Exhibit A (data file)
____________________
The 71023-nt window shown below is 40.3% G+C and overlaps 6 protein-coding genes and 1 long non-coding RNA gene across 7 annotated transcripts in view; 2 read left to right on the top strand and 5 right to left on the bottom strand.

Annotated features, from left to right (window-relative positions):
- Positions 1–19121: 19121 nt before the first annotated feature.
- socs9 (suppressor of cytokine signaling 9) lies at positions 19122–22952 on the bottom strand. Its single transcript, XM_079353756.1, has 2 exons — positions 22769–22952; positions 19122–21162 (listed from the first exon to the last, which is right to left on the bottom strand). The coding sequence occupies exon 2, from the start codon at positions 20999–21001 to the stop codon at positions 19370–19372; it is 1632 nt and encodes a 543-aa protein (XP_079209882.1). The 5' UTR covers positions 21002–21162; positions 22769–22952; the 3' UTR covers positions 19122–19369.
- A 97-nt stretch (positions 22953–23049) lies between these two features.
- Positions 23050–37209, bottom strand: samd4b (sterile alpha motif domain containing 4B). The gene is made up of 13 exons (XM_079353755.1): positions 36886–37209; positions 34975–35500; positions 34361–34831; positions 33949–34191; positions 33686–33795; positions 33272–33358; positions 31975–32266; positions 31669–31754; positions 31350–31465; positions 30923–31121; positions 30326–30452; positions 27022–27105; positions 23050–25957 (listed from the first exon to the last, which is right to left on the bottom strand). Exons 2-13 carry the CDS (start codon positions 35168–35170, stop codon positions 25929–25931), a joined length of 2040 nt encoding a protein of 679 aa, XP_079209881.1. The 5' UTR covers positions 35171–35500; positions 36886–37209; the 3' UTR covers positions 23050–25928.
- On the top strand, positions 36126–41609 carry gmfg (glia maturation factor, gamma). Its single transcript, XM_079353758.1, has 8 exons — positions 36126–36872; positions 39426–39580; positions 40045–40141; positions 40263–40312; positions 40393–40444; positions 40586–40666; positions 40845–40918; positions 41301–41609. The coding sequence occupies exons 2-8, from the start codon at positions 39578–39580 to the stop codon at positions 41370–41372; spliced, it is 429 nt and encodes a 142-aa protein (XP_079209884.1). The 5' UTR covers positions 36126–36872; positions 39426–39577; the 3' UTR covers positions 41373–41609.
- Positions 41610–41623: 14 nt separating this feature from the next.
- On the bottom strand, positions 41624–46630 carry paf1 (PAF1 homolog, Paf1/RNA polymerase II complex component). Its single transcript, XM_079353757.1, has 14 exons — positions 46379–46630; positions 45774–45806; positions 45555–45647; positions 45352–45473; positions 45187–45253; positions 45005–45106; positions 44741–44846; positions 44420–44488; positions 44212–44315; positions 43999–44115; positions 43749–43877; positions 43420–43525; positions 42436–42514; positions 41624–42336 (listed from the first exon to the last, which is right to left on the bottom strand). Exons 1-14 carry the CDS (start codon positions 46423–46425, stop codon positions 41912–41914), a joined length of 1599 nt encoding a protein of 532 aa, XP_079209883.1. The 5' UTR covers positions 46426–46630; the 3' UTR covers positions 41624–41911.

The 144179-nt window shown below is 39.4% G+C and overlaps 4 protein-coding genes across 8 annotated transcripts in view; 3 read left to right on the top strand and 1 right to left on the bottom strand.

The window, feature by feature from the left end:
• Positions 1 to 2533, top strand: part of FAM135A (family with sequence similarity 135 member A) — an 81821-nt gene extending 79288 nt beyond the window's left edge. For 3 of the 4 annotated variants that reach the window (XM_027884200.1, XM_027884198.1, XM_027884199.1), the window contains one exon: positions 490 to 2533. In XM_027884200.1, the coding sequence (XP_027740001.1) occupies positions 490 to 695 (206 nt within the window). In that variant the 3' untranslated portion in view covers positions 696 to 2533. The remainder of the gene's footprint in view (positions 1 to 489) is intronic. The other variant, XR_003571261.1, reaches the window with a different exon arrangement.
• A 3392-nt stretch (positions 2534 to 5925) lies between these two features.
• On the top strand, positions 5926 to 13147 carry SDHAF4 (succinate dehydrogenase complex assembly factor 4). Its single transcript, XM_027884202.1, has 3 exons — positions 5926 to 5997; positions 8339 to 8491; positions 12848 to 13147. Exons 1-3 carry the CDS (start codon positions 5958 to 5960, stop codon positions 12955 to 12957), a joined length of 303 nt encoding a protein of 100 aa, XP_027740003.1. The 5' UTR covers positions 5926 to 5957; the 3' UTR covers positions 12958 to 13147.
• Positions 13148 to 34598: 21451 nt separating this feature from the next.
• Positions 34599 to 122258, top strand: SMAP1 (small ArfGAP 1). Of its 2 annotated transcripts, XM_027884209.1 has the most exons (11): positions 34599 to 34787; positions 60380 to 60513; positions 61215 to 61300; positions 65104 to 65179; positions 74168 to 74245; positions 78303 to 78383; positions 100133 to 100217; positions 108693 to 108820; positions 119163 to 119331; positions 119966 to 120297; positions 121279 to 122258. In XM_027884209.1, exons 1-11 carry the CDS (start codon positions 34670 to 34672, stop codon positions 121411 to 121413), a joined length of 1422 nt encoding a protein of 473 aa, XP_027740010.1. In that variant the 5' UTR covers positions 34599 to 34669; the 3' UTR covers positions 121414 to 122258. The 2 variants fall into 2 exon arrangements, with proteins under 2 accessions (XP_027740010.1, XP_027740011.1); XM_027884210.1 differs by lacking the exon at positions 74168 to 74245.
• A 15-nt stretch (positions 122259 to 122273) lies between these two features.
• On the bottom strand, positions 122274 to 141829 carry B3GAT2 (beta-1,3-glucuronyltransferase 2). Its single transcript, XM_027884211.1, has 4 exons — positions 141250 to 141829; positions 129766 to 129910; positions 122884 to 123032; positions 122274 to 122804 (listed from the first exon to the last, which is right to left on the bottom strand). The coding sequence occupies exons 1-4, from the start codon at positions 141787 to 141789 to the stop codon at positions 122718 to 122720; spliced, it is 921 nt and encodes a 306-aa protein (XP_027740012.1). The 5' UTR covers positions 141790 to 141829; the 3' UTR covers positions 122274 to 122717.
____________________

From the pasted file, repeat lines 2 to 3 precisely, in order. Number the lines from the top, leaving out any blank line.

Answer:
Annotated features, from left to right (window-relative positions):
- Positions 1–19121: 19121 nt before the first annotated feature.